Philippines President Rodrigo Duterte agreed to retain a long-standing deal to keep US forces in the country after repeatedly vowing to end it, his defense minister said after meeting with his American counterpart, Lloyd Austin.

Defense Secretary Delfin Lorenzana announced the move on Friday, saying Duterte wouldn’t jettison the Visiting Forces Agreement (VFA) with Washington, but added that he was unsure why the president had reversed his course.

“The VFA is in full force again after Secretary Austin’s meeting with President Rodrigo Duterte,” the defense head told reporters.

Speaking alongside Lorenzana at Friday’s press conference, Defense Secretary Austin said the decision “provides certainty” for Washington going forward, and would permit better “long-range planning,” including for “different types of exercises.”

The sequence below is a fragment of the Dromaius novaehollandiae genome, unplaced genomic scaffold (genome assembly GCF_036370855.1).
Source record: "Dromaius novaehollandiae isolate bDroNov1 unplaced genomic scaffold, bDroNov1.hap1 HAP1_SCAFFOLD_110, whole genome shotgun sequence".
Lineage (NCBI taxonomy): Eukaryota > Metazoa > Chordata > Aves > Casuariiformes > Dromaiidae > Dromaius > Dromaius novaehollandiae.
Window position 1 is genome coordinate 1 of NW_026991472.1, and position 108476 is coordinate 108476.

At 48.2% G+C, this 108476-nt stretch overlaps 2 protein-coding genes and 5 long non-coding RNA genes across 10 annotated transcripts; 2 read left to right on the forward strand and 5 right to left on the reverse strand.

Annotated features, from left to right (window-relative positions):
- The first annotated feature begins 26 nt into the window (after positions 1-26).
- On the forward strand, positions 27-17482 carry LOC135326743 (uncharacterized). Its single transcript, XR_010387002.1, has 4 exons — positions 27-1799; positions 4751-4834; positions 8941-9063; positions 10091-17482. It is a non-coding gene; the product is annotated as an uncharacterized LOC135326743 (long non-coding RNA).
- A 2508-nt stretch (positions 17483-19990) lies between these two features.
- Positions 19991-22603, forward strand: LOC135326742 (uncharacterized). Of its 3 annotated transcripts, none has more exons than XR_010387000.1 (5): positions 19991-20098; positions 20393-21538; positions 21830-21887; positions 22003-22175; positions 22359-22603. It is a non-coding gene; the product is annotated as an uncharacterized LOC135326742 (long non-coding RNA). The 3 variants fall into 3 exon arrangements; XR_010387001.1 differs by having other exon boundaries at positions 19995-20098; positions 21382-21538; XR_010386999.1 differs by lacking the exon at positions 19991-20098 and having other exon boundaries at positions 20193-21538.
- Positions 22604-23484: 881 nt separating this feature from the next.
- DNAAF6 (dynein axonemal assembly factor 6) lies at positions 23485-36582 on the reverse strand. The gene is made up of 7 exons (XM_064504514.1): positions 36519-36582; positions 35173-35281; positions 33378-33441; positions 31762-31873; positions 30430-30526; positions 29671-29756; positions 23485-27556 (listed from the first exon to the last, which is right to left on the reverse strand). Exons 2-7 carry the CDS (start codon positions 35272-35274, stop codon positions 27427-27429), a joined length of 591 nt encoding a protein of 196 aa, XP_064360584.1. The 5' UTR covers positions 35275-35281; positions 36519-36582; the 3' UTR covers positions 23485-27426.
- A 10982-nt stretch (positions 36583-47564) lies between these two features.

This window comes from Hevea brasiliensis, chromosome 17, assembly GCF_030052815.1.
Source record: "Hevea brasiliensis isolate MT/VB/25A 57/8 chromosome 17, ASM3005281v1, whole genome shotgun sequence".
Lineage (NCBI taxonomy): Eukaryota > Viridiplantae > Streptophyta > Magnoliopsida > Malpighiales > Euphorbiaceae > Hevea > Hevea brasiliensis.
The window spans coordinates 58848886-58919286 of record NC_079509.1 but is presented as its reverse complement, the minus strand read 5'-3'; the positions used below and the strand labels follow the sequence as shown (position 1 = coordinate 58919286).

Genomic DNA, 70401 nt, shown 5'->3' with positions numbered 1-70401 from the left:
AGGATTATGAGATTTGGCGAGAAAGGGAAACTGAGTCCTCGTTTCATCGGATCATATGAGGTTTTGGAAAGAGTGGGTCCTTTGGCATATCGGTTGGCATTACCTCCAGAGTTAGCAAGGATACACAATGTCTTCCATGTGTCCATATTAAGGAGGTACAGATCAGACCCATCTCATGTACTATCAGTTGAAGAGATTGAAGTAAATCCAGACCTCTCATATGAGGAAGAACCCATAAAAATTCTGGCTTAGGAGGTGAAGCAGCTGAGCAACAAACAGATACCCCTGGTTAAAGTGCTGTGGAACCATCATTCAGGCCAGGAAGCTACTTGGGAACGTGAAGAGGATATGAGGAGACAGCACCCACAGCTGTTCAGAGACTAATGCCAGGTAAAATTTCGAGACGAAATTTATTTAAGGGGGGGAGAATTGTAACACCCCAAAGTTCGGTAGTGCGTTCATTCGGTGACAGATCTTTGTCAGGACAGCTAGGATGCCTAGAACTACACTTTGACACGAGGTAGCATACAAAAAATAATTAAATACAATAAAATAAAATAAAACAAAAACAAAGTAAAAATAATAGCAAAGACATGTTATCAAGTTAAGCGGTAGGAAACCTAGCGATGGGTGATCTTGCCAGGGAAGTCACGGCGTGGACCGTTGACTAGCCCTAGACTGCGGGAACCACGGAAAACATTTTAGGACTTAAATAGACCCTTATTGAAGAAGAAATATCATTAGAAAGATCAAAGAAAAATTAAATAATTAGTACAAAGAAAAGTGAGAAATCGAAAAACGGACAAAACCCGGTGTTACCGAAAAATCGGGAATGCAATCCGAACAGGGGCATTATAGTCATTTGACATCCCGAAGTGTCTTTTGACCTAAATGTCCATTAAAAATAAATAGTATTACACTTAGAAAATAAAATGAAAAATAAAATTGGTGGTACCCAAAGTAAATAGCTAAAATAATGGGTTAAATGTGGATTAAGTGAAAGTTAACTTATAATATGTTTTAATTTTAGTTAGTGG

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Effective since 1999, the pact lays out rules for the rotation of thousands of American troops stationed in the Philippines, as well as for regular military exercises and wargames held there. Washington has come to see the VFA as more significant as it increasingly turns its sights on Beijing, with the Pentagon fielding an arsenal of warships in the region and conducting periodic ‘freedom of navigation’ missions amid a broader US push to confront the People’s Republic. (RT)